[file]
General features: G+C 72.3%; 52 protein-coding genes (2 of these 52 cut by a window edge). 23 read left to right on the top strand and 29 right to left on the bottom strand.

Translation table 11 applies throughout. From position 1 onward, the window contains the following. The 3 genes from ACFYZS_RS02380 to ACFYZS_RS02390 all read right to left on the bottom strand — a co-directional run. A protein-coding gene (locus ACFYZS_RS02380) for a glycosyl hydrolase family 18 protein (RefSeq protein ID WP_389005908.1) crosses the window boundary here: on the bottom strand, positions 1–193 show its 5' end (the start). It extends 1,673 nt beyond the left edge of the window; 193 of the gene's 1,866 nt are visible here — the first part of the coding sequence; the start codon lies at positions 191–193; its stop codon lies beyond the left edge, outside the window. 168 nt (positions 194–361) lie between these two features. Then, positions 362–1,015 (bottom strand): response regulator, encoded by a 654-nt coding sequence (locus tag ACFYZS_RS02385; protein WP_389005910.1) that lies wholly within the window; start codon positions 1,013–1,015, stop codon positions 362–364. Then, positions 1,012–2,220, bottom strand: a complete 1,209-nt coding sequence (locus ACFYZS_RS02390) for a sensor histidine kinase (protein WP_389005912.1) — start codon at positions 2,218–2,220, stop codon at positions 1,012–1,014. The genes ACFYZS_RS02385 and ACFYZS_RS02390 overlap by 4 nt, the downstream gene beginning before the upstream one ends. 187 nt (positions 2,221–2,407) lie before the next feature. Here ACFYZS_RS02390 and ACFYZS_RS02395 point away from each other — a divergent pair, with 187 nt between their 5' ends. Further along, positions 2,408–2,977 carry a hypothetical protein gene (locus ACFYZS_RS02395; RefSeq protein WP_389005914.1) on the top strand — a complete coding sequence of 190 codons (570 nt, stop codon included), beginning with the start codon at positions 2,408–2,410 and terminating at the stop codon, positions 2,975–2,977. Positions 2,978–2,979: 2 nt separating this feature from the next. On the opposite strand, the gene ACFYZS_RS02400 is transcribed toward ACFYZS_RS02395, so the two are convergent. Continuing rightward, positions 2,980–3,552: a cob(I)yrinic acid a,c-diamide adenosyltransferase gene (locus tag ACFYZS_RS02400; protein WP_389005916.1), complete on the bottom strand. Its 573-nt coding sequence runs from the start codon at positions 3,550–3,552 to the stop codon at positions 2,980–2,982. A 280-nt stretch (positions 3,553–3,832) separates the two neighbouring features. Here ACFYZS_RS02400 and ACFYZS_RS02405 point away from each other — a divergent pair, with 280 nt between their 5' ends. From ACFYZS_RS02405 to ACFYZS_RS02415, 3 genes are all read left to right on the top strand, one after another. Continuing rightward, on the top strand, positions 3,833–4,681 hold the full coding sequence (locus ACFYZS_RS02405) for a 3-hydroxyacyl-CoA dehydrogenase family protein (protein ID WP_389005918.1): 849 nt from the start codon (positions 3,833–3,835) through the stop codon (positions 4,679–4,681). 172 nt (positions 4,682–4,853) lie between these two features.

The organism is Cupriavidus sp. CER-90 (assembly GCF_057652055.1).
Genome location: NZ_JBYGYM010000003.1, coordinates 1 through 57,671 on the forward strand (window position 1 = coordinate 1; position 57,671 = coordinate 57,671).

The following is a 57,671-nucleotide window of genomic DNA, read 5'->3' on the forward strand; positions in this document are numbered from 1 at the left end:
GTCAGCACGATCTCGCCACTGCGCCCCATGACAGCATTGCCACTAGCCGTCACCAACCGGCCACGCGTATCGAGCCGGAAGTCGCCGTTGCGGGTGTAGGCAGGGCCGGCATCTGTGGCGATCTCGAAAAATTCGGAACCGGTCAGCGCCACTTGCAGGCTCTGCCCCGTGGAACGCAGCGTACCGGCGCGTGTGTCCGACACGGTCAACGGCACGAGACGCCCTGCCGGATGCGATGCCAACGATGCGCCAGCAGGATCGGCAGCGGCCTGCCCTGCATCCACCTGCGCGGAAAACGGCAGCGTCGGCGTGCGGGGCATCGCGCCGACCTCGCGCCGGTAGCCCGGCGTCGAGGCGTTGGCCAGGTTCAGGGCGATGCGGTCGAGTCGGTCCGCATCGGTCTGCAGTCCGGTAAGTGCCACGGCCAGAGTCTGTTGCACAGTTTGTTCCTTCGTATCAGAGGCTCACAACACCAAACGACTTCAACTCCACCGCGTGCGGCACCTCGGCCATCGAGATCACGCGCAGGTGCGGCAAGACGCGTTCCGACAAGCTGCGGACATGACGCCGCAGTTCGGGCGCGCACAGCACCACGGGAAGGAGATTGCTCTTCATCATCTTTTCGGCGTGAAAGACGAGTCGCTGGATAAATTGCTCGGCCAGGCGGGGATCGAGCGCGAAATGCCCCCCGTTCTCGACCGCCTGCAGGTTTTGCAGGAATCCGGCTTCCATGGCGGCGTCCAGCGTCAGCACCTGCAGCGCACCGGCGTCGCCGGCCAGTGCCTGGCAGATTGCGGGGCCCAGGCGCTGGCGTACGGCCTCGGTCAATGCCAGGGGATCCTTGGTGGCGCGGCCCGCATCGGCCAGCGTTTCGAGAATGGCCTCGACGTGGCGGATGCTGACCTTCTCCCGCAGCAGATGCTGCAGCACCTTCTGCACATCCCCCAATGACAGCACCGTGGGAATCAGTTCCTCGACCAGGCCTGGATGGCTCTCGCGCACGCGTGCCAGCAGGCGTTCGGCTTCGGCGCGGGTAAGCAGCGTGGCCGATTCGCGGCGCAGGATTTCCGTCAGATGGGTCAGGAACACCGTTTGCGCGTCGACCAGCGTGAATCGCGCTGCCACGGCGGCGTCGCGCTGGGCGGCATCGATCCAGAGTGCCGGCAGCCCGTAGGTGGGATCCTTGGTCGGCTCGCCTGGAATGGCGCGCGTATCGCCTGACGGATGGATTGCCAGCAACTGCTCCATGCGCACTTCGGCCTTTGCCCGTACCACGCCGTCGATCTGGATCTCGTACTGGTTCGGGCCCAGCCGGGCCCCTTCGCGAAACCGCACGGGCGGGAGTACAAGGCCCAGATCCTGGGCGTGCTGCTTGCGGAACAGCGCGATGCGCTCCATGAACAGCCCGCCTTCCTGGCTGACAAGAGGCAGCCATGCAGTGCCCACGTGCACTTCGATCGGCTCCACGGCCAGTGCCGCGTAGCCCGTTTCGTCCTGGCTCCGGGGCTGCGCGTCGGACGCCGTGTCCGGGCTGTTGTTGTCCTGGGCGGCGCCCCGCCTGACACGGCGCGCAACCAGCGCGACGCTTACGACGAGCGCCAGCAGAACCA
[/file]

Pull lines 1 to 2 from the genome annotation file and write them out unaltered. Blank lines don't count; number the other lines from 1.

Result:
General features: G+C 72.3%; 52 protein-coding genes (2 of these 52 cut by a window edge). 23 read left to right on the top strand and 29 right to left on the bottom strand.

Translation table 11 applies throughout. From position 1 onward, the window contains the following. The 3 genes from ACFYZS_RS02380 to ACFYZS_RS02390 all read right to left on the bottom strand — a co-directional run. A protein-coding gene (locus ACFYZS_RS02380) for a glycosyl hydrolase family 18 protein (RefSeq protein ID WP_389005908.1) crosses the window boundary here: on the bottom strand, positions 1–193 show its 5' end (the start). It extends 1,673 nt beyond the left edge of the window; 193 of the gene's 1,866 nt are visible here — the first part of the coding sequence; the start codon lies at positions 191–193; its stop codon lies beyond the left edge, outside the window. 168 nt (positions 194–361) lie between these two features. Then, positions 362–1,015 (bottom strand): response regulator, encoded by a 654-nt coding sequence (locus tag ACFYZS_RS02385; protein WP_389005910.1) that lies wholly within the window; start codon positions 1,013–1,015, stop codon positions 362–364. Then, positions 1,012–2,220, bottom strand: a complete 1,209-nt coding sequence (locus ACFYZS_RS02390) for a sensor histidine kinase (protein WP_389005912.1) — start codon at positions 2,218–2,220, stop codon at positions 1,012–1,014. The genes ACFYZS_RS02385 and ACFYZS_RS02390 overlap by 4 nt, the downstream gene beginning before the upstream one ends. 187 nt (positions 2,221–2,407) lie before the next feature. Here ACFYZS_RS02390 and ACFYZS_RS02395 point away from each other — a divergent pair, with 187 nt between their 5' ends. Further along, positions 2,408–2,977 carry a hypothetical protein gene (locus ACFYZS_RS02395; RefSeq protein WP_389005914.1) on the top strand — a complete coding sequence of 190 codons (570 nt, stop codon included), beginning with the start codon at positions 2,408–2,410 and terminating at the stop codon, positions 2,975–2,977. Positions 2,978–2,979: 2 nt separating this feature from the next. On the opposite strand, the gene ACFYZS_RS02400 is transcribed toward ACFYZS_RS02395, so the two are convergent. Continuing rightward, positions 2,980–3,552: a cob(I)yrinic acid a,c-diamide adenosyltransferase gene (locus tag ACFYZS_RS02400; protein WP_389005916.1), complete on the bottom strand. Its 573-nt coding sequence runs from the start codon at positions 3,550–3,552 to the stop codon at positions 2,980–2,982. A 280-nt stretch (positions 3,553–3,832) separates the two neighbouring features. Here ACFYZS_RS02400 and ACFYZS_RS02405 point away from each other — a divergent pair, with 280 nt between their 5' ends. From ACFYZS_RS02405 to ACFYZS_RS02415, 3 genes are all read left to right on the top strand, one after another. Continuing rightward, on the top strand, positions 3,833–4,681 hold the full coding sequence (locus ACFYZS_RS02405) for a 3-hydroxyacyl-CoA dehydrogenase family protein (protein ID WP_389005918.1): 849 nt from the start codon (positions 3,833–3,835) through the stop codon (positions 4,679–4,681). 172 nt (positions 4,682–4,853) lie between these two features.